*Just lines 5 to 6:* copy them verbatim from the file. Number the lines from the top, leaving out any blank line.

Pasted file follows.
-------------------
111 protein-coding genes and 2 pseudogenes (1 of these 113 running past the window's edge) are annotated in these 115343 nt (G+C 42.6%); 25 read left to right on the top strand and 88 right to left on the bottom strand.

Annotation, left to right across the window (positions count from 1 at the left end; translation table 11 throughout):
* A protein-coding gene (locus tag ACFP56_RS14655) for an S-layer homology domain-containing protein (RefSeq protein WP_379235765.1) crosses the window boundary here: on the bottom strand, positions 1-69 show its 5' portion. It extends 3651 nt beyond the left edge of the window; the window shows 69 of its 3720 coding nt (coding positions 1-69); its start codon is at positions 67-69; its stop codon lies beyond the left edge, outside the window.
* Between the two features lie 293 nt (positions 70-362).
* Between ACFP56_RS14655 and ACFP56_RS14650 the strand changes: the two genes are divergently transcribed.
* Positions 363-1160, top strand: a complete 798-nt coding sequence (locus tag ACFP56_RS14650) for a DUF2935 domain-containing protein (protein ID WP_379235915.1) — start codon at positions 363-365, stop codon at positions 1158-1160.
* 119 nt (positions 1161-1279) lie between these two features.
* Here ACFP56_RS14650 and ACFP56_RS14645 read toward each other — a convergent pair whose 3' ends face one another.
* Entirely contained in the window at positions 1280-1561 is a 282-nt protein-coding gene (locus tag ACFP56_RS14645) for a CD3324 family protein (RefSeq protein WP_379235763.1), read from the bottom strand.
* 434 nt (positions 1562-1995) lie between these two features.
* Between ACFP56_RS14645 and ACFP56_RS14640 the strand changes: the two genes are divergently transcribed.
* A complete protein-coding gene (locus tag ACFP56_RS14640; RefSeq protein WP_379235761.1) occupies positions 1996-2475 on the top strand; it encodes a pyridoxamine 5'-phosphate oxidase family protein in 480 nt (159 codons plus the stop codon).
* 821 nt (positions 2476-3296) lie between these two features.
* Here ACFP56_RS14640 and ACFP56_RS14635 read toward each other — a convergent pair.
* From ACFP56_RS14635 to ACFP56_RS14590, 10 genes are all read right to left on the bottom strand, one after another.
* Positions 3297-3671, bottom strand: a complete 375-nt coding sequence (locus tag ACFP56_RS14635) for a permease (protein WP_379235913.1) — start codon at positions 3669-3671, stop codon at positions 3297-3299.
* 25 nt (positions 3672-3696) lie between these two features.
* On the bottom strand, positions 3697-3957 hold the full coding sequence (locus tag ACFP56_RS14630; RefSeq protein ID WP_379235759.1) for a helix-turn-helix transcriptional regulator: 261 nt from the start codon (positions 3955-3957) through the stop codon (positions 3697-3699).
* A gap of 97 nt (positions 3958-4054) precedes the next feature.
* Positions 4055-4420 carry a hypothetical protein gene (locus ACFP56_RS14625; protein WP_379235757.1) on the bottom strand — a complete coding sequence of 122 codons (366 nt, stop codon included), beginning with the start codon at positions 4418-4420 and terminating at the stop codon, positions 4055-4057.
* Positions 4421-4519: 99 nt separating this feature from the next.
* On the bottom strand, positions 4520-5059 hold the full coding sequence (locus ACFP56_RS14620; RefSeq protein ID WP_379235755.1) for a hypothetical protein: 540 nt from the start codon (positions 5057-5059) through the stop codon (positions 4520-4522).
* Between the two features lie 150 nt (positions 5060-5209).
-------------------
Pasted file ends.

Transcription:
* Between ACFP56_RS14655 and ACFP56_RS14650 the strand changes: the two genes are divergently transcribed.
* Positions 363-1160, top strand: a complete 798-nt coding sequence (locus tag ACFP56_RS14650) for a DUF2935 domain-containing protein (protein ID WP_379235915.1) — start codon at positions 363-365, stop codon at positions 1158-1160.